A go-to-market (GTM) strategy is the plan a company uses to bring a product to market. GTM strategies are typically developed as a collaborative effort between marketing, product management, and sales. Marketing is commonly tasked with implementation and execution. As you will see, the GTM strategy is actually a plan made up of plans.
Anatomy of a GTM
- A market analysis to describe the state of the market. The business case for the product should be used as a reference for this analysis. Basic financial calculations such as IRR will provide volume, cost, and pricing estimates for the product. Balance this data against customer needs and use case, taking demand expectations into account. Market dynamics will determine if the need for the product is increasing or declining. Review the price elasticity — if not for the specific product, then comparable alternatives. Competitive products and alternate solutions have to be evaluated (and it would be prudent to analyze the conversion cost for the customer to switch from their current product).
- A market selection plan to identify which segments or customers will be targeted. You will have to pick and choose your target market segments carefully because you can’t afford to address the whole market. Market segmentation will determine the segments of the total market that can be addressed with your product or service. Depending on where you are at in your buyer’s journey development, this would be a good time to develop personas for prospective buyers. Once these details are understood, the product positioning can be developed to align the value proposition with customer expectations.
- A marketing plan to address how you will sell the product. Here, it’s time to consider the 4P’s of the marketing mix: Price, Product, Place, and Promotion. To these, we can add two more P’s: The sales Process and the People involved in getting the product to market; sales and support.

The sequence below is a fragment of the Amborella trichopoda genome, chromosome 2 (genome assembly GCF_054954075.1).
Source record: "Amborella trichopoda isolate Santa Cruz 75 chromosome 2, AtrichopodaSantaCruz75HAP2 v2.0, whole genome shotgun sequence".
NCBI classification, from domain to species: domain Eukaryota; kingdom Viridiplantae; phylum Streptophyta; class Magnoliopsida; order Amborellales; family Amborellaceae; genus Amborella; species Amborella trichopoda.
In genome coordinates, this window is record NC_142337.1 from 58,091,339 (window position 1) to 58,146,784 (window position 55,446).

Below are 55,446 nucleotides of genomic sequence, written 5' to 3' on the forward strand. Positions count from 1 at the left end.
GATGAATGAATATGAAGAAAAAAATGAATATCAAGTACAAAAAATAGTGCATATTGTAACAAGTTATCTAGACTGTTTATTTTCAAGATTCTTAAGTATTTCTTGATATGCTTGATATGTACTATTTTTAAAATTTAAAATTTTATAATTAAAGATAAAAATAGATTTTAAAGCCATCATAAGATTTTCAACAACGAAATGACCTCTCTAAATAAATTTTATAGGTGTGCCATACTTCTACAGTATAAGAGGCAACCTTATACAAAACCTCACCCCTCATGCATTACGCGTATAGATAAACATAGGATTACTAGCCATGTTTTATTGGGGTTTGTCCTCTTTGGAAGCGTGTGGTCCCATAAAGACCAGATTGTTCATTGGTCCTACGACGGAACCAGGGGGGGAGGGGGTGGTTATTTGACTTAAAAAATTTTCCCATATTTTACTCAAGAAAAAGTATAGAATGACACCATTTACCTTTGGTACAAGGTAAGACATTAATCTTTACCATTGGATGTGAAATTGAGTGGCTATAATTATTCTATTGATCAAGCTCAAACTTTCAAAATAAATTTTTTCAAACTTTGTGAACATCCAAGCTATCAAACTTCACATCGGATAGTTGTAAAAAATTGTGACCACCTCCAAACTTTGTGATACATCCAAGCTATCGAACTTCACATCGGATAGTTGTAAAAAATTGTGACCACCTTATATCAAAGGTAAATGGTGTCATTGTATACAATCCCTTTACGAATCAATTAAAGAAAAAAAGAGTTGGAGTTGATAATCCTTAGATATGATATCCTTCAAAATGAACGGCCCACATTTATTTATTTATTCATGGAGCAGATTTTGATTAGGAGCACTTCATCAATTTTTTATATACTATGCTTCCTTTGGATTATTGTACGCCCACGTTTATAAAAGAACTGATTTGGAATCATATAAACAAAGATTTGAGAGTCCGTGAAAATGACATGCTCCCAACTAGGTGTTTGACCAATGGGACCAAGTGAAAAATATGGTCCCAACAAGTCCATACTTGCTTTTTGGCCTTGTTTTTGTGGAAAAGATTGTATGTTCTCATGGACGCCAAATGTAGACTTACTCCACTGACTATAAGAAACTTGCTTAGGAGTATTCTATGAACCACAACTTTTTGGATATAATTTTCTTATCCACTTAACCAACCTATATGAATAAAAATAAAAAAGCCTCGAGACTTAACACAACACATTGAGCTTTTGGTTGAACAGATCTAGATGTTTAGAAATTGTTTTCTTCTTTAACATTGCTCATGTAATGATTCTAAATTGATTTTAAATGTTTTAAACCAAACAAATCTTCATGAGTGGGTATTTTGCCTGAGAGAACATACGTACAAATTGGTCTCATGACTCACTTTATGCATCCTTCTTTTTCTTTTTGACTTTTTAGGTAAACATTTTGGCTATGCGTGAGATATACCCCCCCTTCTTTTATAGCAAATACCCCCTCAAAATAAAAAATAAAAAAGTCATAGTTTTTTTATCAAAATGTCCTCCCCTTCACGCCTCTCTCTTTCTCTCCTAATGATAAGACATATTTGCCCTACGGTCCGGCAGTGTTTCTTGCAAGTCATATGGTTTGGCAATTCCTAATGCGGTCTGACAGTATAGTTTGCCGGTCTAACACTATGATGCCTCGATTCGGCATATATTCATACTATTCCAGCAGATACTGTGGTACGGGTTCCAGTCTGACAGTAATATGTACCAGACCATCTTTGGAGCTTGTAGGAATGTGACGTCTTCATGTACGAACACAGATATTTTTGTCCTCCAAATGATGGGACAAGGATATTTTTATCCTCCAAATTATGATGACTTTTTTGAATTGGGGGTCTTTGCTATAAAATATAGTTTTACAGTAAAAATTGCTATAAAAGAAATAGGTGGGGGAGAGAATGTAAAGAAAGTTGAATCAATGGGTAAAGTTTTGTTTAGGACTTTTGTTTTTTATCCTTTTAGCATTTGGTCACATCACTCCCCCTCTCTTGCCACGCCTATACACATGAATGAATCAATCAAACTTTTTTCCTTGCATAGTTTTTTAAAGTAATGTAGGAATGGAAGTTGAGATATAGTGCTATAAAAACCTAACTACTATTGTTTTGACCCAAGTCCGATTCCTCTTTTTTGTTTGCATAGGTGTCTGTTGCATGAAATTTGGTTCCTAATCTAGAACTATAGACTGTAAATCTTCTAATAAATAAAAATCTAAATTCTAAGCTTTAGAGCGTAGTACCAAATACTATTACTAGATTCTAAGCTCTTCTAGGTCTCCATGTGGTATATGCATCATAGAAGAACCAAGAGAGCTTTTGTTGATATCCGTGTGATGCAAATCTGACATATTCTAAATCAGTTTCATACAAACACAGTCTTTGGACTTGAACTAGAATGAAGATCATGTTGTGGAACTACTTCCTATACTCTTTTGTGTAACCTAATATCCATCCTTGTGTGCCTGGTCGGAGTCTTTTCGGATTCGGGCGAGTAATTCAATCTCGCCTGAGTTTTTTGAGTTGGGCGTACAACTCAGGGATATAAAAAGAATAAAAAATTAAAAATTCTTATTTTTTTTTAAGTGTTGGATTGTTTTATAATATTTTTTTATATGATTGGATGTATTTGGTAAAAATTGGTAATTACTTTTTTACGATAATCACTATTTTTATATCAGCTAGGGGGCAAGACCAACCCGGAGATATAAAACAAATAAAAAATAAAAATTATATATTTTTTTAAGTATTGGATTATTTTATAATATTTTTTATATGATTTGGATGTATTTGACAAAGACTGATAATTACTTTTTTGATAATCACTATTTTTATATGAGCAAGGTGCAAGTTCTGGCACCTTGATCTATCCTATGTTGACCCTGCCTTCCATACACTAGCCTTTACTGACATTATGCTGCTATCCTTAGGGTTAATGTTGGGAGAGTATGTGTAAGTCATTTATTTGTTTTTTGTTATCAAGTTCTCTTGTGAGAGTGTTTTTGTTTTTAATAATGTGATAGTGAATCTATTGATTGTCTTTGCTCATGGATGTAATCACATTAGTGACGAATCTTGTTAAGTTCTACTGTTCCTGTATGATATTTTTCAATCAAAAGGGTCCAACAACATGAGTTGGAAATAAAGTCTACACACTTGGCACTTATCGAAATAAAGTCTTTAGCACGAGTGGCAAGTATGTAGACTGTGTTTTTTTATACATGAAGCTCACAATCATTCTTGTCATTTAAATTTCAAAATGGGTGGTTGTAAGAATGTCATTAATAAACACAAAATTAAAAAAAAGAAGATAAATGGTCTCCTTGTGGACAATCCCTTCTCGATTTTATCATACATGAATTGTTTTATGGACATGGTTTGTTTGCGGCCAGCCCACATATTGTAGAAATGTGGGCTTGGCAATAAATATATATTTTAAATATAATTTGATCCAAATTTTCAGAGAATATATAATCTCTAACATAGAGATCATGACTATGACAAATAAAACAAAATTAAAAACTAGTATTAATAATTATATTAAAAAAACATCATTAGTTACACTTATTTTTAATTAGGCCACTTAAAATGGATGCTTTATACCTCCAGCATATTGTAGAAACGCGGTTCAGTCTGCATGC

- Your pricing model should follow a strategy that primarily depends on the maturity of your product and the market. New products may follow a market penetration strategy to gain entry. Mature products may take a value or premium approach, depending on the goals of the business — going for market share or revenue.
- Place refers to your method of distribution, as well as the Process and People. Consider the cost and benefits of distribution through direct channels or distribution channels. Many companies have a hybrid approach, choosing to sell some products directly, some products exclusively on-line, and using distributors for selling products in areas that they cannot service efficiently.
- Your product has to be competitive. If it’s not competitive, no amount of marketing can fix it.
- Promotion has to be budgeted to adequately support the product — either to build a name and get brand recognition or to support sales efforts.
- A customer acquisition plan to explain how you will attract and retain customers. This plan basically applies the buyer’s journey to the product. How can you build awareness, develop interest, get commitment, and retain/re-engage the customer through the lifecycle of the product?
The go-to-market strategy is a big concept that encompasses a lot of thought and planning. While typically applied at the product level, a GTM strategy can be applied to a company or a brand as well. It’s important that company employees (especially those in sales and marketing) understand the GTM strategy, and that they are trained on using this strategy to spot opportunities in the market based on how the company’s products fit in the market. Your GTM strategy should be evaluated for each product you bring to market to ensure it will deliver the best results in today’s dynamic marketplace.
If you need help developing a go-to-market strategy, contact us for a 30-minute consultation.